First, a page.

President Joe Biden said at a briefing Friday afternoon in Saudi Arabia that he and Saudi Crown Prince Mohammad bin Salman had agreed to significant new security measures during a highly anticipated meeting, touting the discussions as a success but offering few details about negotiations over Saudi oil output after he faced widespread criticism for greeting the crown prince, who has been accused of ordering the murder of a critic of the government, with a fist bump.
Biden said he immediately brought up the 2018 murder of Washington Post journalist Jamal Khashoggi to start the meeting, adding he made it “crystal clear” to bin Salman that he believes the prince is responsible for ordering the killing.
The president said they discussed ensuring “adequate oil supplies” for the global market, but he did not specify whether the Saudis agreed to increase oil production, which was believed to be one of his primary goals for traveling to meet with the rulers of a country he has called a “pariah” over the killing of Khashoggi.
Biden said he is doing all he can to “increase oil supply for the United States” and vowed gas prices will continue to drop in the U.S., in part because of Friday’s discussions.
In terms of security, Biden said keeping Saudi Arabia safe from “very real threats from Iran and Iran’s proxies” was a major point of dialogue, along with the extension of a ceasefire in the conflict in neighboring Yemen and further normalizing Saudi relations with Israel through moves like opening airspace to Israeli flights.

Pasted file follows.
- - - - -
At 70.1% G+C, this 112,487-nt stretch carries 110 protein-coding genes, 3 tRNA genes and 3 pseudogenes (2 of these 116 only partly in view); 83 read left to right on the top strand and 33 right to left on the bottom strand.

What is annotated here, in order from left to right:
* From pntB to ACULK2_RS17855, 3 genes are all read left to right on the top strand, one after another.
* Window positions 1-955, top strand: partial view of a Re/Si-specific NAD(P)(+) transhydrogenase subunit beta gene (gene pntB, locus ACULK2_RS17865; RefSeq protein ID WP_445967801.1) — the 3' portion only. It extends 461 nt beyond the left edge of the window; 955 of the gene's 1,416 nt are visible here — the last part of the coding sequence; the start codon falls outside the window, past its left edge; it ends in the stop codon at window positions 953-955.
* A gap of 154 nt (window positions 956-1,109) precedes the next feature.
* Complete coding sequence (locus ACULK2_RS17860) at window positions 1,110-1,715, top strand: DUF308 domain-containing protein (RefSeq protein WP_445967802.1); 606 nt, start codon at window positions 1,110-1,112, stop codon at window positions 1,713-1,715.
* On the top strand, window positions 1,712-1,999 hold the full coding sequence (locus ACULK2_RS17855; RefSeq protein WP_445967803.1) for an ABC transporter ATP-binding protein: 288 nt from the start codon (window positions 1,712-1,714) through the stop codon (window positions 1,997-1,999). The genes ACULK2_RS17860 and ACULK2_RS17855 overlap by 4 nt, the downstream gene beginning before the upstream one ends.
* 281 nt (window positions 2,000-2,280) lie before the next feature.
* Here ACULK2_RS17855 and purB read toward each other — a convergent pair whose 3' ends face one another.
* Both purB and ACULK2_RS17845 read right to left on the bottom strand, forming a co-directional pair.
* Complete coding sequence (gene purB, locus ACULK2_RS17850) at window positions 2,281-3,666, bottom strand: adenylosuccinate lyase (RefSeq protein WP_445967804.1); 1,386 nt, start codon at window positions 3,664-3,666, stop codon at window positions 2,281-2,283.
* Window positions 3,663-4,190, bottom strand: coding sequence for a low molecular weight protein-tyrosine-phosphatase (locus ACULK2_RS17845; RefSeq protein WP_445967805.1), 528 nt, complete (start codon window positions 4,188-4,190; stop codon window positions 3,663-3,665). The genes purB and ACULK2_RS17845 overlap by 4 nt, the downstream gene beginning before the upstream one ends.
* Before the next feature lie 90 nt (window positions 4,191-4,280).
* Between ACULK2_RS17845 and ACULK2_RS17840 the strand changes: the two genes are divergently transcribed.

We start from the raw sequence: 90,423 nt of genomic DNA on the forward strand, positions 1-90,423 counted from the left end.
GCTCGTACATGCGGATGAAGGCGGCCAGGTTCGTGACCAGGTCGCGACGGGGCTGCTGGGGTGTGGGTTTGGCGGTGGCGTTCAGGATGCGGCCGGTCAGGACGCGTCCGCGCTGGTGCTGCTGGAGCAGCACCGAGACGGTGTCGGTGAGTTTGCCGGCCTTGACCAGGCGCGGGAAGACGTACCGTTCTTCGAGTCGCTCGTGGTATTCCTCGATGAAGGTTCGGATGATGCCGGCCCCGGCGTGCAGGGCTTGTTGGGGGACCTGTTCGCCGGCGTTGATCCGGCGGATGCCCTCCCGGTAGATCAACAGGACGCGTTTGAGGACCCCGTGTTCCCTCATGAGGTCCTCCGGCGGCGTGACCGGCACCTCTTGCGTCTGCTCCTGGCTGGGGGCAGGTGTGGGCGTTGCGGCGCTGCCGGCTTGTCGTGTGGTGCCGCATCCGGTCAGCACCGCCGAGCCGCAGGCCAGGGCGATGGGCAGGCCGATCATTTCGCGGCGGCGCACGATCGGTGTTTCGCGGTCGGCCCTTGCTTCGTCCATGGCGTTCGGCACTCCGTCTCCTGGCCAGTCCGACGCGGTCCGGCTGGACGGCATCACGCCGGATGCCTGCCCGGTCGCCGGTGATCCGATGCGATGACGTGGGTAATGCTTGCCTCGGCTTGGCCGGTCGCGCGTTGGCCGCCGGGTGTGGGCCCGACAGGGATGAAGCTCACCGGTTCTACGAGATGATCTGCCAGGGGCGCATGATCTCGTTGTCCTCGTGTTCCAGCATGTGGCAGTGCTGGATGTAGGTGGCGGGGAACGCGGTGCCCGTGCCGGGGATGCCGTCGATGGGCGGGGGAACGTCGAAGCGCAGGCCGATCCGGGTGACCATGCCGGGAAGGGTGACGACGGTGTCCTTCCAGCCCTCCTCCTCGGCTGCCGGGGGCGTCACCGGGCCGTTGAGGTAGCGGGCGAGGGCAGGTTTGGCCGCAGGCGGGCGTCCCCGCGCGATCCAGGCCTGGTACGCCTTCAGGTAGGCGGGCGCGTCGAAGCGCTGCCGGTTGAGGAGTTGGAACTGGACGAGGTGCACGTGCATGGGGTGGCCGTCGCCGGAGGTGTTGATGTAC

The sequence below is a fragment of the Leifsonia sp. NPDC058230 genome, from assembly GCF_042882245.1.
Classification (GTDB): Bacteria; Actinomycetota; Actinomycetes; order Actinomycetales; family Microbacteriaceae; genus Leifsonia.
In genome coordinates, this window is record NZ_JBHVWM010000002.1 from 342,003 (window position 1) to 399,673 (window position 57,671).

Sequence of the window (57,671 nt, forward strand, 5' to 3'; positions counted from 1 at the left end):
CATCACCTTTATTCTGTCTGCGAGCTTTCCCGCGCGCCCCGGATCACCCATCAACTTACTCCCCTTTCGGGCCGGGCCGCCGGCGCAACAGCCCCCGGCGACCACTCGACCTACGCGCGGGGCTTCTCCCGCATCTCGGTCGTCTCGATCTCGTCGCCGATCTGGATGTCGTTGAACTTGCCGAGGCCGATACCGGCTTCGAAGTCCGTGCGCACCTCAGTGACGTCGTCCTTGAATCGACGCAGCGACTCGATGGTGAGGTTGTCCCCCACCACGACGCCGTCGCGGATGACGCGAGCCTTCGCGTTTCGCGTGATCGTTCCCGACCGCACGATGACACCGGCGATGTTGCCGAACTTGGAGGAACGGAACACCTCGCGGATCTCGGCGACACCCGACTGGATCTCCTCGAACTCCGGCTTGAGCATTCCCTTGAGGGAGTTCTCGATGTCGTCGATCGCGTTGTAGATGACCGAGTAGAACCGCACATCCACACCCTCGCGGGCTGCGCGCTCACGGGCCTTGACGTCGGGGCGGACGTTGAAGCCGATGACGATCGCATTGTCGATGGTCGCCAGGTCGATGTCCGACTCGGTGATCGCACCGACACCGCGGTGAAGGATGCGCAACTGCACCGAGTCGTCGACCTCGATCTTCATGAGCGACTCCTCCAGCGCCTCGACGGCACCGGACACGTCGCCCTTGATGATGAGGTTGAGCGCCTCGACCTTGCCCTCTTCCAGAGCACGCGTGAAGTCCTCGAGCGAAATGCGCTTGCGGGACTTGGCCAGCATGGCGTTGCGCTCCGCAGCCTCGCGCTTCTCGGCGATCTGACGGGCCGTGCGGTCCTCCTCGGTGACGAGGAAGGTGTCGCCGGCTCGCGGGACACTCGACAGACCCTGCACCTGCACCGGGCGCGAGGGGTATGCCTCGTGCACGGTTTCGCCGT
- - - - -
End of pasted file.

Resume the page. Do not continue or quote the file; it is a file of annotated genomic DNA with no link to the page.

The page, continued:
Biden also said U.S. troops will leave Tiran Island in the Red Sea for the first time in more than 40 years, opening up the land for Saudi development.
The president laughed off a question about the controversial fist bump.
“The bottom line is this trip is about once again positioning America in this region for the future,” Biden said. “We are not going to leave a vacuum in the Middle East for Russia or China to fill.”
The killing of Khashoggi loomed over Biden’s trip, with his choice to meet with bin Salman drawing criticism from across the political spectrum. A U.S. intelligence report released last year concluded that bin Salman ordered Khashoggi’s murder, which took place after the journalist and critic of the Saudi regime entered the Saudi consulate in Turkey to gather documents for his upcoming wedding. Khashoggi was later dismembered and his body has never been found. Critics also slammed Biden for appearing to go back on his word, pointing out how he promised during the 2020 campaign to punish Saudi Arabia for the killing if elected president. A defensive Biden fired back against his detractors over the past week, penning a Washington Post column on Saturday explaining the rationale for his trip and telling reporters Thursday: “My views on Khashoggi have been absolutely, positively clear and I have never been quiet about talking about human rights.”
Hatice Cengiz, Khashoggi’s fiancee, retweeted an image Friday of the Biden-bin Salman fist bump along with text reading, “The blood of MBS’s next victim is on your hands.” Biden responded by saying, “I’m sorry she feels that way.”
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